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Sentence Without End (Amen)

October 20, 1985

As I strove, ill-advisedly, and with increasing perplexity (not to mention irritation) to read William Frost's outlandishly verbose, very nearly incomprehensible review (Book Review, Oct. 6) (although "review" is only what it pretended to be; actually, it was a thinly disguised and rather poor imitation of a style the author evidently considered highly literary, and was obviously intended more to draw attention to his own (unfortunately meager) "poetic" writing skills than really to provide commentary) of Julia O'Faolain's novel "The Obedient Wife," which the reviewer seemed to admire (though not half so much as his own ability to sustain, artificially, sentences so long they became ridiculous, and finally, meaningless) I early on became distracted from the ostensible point of the article and instead became preoccupied with the writer's inordinate use of parentheses (indeed, I counted 11 parenthetical remarks) in that--blessedly, short (though not short enough!)--article, and even found parentheses within parentheses, dashes, ellipses and italics, and arrived, at last, exhausted and uncharacteristically truculent, at only one question:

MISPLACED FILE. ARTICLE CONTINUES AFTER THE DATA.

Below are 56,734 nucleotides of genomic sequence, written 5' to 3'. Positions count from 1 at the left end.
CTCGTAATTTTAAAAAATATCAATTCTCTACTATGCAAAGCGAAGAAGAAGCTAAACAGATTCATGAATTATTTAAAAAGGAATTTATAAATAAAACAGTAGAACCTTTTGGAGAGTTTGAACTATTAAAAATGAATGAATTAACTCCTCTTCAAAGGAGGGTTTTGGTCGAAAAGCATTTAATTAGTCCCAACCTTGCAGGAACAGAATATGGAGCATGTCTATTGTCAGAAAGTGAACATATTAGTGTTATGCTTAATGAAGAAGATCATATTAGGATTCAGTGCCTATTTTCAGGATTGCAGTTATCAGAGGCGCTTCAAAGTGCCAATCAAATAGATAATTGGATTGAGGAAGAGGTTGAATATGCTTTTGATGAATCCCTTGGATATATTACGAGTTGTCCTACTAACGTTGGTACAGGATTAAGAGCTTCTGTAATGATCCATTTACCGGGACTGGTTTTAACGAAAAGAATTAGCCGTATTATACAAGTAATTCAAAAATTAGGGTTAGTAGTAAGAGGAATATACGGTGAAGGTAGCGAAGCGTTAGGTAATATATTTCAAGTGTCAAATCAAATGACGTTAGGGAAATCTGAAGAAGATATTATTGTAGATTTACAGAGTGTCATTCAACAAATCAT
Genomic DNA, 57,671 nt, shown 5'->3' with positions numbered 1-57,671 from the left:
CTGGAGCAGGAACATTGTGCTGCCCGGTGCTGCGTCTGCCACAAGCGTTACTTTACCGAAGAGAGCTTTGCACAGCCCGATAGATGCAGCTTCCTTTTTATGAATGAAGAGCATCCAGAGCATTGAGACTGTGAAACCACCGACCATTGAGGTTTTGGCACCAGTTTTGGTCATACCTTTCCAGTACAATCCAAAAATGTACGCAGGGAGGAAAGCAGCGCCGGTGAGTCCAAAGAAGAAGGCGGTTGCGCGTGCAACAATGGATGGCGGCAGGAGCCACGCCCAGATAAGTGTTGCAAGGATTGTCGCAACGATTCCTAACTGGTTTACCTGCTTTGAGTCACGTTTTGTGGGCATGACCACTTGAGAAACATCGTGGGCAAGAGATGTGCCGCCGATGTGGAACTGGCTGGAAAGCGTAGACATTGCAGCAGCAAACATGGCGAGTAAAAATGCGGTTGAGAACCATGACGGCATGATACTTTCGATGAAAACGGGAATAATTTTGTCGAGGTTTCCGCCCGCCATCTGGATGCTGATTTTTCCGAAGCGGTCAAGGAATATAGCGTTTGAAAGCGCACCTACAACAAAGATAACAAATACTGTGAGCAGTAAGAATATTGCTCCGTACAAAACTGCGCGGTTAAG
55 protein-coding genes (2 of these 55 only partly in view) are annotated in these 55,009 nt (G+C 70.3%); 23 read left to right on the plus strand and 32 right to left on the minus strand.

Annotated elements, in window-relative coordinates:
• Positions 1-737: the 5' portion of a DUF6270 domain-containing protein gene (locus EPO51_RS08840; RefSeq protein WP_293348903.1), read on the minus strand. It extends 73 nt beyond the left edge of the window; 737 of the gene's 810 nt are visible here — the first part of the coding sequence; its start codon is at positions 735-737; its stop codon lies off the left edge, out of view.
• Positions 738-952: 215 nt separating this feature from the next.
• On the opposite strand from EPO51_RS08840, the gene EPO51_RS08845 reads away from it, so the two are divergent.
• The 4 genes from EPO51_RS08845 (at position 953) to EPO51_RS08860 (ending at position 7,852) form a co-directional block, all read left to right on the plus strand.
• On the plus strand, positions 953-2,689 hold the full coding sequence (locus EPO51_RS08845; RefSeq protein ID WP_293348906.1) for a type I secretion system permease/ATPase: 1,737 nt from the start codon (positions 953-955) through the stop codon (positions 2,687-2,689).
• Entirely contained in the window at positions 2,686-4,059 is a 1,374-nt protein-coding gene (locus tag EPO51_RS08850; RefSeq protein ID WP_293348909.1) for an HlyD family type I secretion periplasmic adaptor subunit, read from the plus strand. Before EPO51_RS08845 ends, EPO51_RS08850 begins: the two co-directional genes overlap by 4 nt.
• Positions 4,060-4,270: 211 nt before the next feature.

What was that article like before you edited it?

The mind boggles.

ELLIE HERMAN

Los Angeles

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